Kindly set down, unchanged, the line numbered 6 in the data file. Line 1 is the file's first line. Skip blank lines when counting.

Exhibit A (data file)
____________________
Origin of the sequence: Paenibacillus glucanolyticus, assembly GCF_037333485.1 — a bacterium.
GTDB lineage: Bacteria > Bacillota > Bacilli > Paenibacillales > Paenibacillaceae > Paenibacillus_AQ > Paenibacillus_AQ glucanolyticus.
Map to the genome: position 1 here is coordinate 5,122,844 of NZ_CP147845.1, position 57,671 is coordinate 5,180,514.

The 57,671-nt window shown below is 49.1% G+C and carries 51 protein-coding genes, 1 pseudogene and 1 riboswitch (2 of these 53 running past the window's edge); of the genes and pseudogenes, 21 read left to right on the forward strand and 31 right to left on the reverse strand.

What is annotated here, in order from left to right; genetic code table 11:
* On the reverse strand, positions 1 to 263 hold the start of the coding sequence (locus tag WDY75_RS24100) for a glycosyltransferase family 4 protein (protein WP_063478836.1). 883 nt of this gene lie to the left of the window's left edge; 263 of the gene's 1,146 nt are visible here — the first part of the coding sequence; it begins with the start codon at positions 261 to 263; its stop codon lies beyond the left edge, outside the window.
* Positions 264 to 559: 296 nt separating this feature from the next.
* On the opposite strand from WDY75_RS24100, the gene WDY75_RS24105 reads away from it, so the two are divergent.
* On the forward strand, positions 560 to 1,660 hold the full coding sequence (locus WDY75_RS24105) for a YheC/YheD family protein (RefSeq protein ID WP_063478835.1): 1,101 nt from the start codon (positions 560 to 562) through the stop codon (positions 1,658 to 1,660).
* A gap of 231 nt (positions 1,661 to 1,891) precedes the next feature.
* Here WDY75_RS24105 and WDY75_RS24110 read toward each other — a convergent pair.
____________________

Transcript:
* On the reverse strand, positions 1 to 263 hold the start of the coding sequence (locus tag WDY75_RS24100) for a glycosyltransferase family 4 protein (protein WP_063478836.1). 883 nt of this gene lie to the left of the window's left edge; 263 of the gene's 1,146 nt are visible here — the first part of the coding sequence; it begins with the start codon at positions 261 to 263; its stop codon lies beyond the left edge, outside the window.